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According to a panel of health officials, there has been a great deal

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According to a panel of health officials, there has been a great deal  [#permalink]

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New post Updated on: 27 Sep 2018, 23:12
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According to a panel of health officials, there has been a great deal of confusion in the medical profession about whether obesity is a biological disorder posing serious health risks or a condition more related to appearance than to health.


(A) about whether obesity is a biological disorder posing serious health risks or a condition more related to appearance than to

(B) with respect to obesity being a biological disorder posing serious health risks or if it is related more to appearance than

(C) over whether or not obesity is a biological disorder posing serious health risks or it is a condition more related to appearance than to

(D) about obesity and if it is a biological disorder posing serious health risks or a condition related to appearance more than to

(E) concerning whether obesity is a biological disorder posing serious health risks or it is a condition related to appearance more than

Originally posted by WhyabloodyMBA on 07 Jul 2009, 13:34.
Last edited by Bunuel on 27 Sep 2018, 23:12, edited 2 times in total.
Renamed the topic and edited the question.
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Re: According to a panel of health officials, there has been a great deal  [#permalink]

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New post 07 Jul 2009, 13:51
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WhyabloodyMBA wrote:
According to a panel of health officials, there has been a great deal of confusion in the medical profession about whether obesity is a biological disorder posing serious health risks or a condition more related to appearance than to health.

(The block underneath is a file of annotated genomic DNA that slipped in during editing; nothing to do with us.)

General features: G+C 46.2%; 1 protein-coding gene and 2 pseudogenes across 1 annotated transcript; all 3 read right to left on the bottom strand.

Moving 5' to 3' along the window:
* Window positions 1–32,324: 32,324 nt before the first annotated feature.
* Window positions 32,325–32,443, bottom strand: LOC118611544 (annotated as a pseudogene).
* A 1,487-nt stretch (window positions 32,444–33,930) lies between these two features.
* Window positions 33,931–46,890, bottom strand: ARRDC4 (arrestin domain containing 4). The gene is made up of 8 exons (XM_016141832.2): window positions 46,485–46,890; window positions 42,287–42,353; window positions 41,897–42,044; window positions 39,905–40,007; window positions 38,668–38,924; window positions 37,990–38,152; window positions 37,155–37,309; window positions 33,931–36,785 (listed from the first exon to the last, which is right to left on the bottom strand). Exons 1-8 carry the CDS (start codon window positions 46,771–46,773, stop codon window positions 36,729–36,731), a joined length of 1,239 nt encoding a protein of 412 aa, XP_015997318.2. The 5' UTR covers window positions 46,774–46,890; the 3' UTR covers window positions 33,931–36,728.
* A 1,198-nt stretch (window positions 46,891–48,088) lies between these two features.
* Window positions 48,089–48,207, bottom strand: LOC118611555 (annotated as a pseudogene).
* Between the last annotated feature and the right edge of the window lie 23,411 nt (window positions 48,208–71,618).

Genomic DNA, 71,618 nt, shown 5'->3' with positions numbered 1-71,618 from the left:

(A) about whether obesity is a biological disorder posing serious health risks or a condition more related to appearance than to
(B) with respect to obesity being a biological disorder posing serious health risks or if it is related more to appearance than
(C) over whether or not obesity is a biological disorder posing serious health risks or it is a condition more related to appearance than to
(D) about obesity and if it is a biological disorder posing serious health risks or a condition related to appearance more than to
(E) concerning whether obesity is a biological disorder posing serious health risks or it is a condition related to appearance more than


is der any correct idiom pertaining to 'confusion'


I think C? Dont you have confusion "over" something? Like "i am confused over which car to buy"

I think you need to follow parallel with "to appearance" so answers B,E are no good since they dont have "to" at the end.D has the more after appearance and i think that is wrong.
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New post 07 Jul 2009, 13:56
3
A.